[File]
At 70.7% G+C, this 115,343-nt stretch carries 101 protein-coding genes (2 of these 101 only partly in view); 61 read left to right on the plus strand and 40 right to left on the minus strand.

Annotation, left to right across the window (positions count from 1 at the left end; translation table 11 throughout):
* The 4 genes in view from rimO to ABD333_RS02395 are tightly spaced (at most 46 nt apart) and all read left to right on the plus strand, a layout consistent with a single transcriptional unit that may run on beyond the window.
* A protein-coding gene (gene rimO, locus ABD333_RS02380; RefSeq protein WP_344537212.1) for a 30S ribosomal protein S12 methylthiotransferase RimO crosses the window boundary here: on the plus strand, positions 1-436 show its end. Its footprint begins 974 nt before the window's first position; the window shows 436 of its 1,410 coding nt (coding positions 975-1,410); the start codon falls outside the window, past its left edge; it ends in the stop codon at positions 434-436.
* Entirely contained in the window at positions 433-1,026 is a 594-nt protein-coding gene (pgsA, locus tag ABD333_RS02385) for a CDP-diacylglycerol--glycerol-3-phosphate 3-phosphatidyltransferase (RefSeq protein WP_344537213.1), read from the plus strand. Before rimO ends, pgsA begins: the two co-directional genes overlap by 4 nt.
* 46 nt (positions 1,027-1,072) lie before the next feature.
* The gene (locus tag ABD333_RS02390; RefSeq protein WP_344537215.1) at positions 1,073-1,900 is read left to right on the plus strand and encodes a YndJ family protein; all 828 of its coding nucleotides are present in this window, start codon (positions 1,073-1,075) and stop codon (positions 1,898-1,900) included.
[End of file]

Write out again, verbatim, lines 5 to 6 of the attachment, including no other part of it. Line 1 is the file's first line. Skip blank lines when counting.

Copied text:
* Entirely contained in the window at positions 433-1,026 is a 594-nt protein-coding gene (pgsA, locus tag ABD333_RS02385) for a CDP-diacylglycerol--glycerol-3-phosphate 3-phosphatidyltransferase (RefSeq protein WP_344537213.1), read from the plus strand. Before rimO ends, pgsA begins: the two co-directional genes overlap by 4 nt.
* 46 nt (positions 1,027-1,072) lie before the next feature.